Charlie's Early May newsletter also includes information on where to currently find Charlie (podcasts, TV, and in-person), how to grow Peonies and Celeriac, information on Kohlrabi, and a link to a new website created by Susan Harris (of Garden Rant fame) filled with good garden videos (www.GoodGardeningVideos.org)! To view the most recent newsletter, click here.
Charlie's Late April newsletter also includes information on where to currently find Charlie (podcasts, TV, and in-person), advice on how to grow carrots and climbing honeysuckle, and features on delightful dill, companion planting, and a new system (the Big Bug Hunt) for gardeners around the globe to report pest outbreaks so others can warned. To view the most recent newsletter, click here.
New Opportunities at the Community Sailing Center this Summer!
Investing in Your Family
Families are busier than ever before, so it's important to consciously make an extra effort to let your spouse, children, parents and other special people in your life know how important they are to you. There are lots of ways to do this. Here are some to get you started:
Be careful to keep family activity schedules from becoming a burden. It's important to have time for some of the little things that create the best memories.
You can see that most of these ideas for busy families do not cost a lot of money but they do require an investment of your time. Children grow up fast, and the best thing you can give them is an armful of memories to look back on. They will stay connected to you because you took the time to connect with them!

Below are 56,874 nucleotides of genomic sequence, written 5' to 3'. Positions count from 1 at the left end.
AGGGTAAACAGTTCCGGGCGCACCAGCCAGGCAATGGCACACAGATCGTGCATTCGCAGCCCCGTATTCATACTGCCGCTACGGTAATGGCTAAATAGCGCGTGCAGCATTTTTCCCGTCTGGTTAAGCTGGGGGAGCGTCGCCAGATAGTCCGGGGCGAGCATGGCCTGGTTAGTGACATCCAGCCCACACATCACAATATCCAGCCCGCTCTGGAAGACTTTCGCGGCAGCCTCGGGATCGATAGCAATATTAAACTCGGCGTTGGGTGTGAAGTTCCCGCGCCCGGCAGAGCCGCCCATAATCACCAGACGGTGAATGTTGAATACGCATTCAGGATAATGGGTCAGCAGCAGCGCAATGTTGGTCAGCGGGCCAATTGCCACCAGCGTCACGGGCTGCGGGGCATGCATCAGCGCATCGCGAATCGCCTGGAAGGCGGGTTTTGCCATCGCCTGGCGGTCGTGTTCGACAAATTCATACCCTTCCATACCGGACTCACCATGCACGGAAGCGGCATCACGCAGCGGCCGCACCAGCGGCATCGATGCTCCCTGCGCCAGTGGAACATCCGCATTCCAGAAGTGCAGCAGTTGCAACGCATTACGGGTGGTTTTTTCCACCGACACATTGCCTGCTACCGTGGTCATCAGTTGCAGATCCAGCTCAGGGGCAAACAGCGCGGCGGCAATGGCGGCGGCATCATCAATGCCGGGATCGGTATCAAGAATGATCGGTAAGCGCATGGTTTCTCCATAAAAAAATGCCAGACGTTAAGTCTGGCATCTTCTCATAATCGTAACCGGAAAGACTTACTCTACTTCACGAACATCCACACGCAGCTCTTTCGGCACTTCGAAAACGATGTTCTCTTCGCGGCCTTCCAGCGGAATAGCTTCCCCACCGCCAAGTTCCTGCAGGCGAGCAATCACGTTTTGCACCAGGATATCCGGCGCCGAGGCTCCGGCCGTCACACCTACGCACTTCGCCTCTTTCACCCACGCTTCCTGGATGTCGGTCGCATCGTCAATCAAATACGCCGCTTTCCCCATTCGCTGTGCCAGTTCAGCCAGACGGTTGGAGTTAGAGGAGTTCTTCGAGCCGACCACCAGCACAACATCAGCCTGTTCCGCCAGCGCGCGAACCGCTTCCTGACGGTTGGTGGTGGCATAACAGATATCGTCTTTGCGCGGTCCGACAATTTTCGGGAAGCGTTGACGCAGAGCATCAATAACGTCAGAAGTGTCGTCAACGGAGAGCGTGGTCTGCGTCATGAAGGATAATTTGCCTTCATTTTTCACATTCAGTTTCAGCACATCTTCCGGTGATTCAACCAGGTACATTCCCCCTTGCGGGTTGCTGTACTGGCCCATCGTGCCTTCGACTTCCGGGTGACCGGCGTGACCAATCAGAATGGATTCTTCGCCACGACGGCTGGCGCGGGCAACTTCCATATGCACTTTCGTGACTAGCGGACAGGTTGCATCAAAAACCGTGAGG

Most people can gauge how much stress they're under by the amount of physical and emotional tension they feel. Too much tension can be unhealthy as well as uncomfortable, which is why relaxation is so important. Relaxation provides a way for you to reduce some of the tensions developed as a result of stress-which in turn helps you to function more efficiently.
One of the ways the body copes with the effects of stress is by "powering down" every night when you sleep. During sleep, your body becomes very relaxed and your heart rate, pulse, respiration, blood pressure and body temperature decrease. This gives your body and mind a chance to renew themselves and allows you to face the next day's stress with a fresh supply of physical and mental vigor. And while relaxation isn't sleep, of course, it does produce many of the same benefits of a good night's sleep:
In effect, relaxation does the opposite of what stress does, giving the body a break and helping to counteract many of the long- and short-term physical problems that stress can produce. Relaxation can also be a powerful tool in managing pain. It can help to reduce the muscle tension that often accompanies injury or illness, and can provide a distraction from pain and worry. Finally, even a brief relaxation exercise can provide a quick energy boost or give you a time-out from concentrating on a difficult problem or project. Often, when you return to a challenging problem after a short relaxation break, you're able to focus better and generate new solutions.
Learning to relax is like learning to play golf: It takes practice to relax, especially if you're used to being under a great deal of stress.
Understand relaxation is part of a healthy life.
Relaxation may sound like another term for goofing off, but it can be beneficial to your health. Research shows relaxation training can help alleviate the symptoms associated with many medical and psychological disorders, including: